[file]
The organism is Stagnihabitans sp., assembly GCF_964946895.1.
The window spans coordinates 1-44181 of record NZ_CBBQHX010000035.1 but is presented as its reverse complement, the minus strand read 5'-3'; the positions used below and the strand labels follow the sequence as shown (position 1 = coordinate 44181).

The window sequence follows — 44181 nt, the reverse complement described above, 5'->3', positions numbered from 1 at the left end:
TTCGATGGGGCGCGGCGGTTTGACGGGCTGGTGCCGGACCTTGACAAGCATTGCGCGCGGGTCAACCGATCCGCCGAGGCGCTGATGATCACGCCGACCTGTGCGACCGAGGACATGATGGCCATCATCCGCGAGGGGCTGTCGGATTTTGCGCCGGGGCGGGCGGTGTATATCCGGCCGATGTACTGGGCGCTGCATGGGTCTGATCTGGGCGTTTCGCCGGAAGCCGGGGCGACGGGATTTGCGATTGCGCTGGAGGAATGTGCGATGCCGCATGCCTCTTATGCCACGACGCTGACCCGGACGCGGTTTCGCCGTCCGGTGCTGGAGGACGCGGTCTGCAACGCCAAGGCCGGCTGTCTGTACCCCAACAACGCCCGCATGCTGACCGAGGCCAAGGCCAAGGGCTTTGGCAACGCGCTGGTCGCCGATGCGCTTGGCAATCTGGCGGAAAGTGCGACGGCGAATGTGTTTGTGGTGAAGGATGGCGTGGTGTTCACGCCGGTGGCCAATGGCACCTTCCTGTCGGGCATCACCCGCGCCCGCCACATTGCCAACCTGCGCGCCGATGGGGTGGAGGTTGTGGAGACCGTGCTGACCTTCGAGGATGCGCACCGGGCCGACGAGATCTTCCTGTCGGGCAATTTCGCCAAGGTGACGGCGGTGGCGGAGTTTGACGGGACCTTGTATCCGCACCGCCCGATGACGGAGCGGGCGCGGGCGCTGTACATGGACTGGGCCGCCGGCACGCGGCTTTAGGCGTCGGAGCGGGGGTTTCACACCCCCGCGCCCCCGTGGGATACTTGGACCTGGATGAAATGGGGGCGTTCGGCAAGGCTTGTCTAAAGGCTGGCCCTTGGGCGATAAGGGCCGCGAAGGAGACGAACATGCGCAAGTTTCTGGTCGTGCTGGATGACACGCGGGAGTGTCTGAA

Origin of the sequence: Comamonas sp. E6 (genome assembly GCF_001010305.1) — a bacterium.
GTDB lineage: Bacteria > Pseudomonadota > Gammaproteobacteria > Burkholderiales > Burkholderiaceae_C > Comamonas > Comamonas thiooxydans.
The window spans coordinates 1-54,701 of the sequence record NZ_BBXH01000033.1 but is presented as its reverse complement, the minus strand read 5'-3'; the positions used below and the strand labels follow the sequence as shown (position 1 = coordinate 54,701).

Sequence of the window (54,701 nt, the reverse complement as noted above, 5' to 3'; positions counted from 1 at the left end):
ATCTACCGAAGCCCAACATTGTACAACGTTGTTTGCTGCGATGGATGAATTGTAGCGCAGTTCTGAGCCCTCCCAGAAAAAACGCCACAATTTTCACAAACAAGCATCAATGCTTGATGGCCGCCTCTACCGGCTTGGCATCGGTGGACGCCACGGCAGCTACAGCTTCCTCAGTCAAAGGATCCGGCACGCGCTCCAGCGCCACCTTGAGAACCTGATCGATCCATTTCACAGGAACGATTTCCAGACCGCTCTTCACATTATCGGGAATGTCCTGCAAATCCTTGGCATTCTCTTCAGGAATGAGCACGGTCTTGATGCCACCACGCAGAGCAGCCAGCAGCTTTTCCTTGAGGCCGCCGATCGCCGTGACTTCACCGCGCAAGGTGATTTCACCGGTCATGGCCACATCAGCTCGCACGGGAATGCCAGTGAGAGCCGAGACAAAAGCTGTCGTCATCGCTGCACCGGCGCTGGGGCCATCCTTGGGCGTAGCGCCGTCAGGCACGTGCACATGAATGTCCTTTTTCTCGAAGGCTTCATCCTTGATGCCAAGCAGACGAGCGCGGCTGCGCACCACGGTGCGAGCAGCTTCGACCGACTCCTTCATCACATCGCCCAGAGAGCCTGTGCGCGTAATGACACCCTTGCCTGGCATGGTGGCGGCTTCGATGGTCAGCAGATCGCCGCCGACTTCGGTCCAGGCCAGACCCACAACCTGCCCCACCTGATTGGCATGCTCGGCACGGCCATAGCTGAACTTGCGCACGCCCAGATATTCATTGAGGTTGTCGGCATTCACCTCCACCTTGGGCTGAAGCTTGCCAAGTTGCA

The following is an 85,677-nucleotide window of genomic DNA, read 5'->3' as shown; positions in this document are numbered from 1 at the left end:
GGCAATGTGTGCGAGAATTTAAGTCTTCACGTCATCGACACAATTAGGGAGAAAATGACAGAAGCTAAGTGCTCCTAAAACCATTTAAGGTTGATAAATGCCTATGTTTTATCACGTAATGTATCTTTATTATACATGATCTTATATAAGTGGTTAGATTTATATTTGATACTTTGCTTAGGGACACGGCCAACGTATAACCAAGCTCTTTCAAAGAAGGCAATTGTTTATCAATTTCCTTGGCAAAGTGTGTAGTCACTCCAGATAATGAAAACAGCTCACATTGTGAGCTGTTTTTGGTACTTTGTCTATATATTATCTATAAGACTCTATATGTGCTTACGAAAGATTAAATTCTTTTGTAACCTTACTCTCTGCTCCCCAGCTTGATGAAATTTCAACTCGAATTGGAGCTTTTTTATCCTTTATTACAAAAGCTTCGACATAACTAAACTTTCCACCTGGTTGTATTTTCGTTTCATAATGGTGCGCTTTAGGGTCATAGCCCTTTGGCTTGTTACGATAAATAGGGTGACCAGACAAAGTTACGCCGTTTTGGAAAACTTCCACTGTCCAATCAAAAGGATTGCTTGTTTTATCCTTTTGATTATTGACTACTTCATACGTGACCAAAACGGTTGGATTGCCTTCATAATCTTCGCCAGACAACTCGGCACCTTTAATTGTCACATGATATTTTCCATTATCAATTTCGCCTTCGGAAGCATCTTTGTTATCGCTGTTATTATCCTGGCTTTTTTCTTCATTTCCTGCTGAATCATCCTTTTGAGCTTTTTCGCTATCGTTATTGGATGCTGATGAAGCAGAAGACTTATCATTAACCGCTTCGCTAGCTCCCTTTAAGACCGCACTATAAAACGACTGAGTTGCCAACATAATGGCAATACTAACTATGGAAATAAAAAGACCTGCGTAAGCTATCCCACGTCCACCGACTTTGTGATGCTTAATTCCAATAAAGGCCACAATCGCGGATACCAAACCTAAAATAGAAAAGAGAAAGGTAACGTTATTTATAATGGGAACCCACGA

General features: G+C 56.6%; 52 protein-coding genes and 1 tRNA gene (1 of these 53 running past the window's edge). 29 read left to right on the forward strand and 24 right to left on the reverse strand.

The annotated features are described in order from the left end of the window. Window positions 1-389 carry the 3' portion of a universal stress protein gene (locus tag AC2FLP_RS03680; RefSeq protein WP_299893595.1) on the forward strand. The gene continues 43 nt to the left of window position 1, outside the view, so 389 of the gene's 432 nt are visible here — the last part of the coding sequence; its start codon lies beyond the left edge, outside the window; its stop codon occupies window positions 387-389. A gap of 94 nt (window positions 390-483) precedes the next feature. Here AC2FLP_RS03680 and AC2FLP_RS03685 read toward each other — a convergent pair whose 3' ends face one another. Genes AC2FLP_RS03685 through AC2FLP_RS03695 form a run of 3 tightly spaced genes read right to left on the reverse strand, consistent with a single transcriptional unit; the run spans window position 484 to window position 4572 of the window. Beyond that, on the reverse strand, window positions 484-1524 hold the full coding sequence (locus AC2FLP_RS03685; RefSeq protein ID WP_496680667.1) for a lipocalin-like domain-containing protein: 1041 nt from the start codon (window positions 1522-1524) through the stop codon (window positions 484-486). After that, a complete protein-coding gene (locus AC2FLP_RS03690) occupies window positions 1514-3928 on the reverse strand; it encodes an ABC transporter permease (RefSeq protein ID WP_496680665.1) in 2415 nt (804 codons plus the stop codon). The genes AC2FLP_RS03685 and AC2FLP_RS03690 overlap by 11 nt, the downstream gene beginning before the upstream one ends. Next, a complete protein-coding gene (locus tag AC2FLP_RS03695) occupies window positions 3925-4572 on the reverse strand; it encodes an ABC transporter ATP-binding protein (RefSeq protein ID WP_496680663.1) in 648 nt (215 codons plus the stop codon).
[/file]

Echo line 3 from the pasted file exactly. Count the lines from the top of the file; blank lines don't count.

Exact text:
The window sequence follows — 44181 nt, the reverse complement described above, 5'->3', positions numbered from 1 at the left end: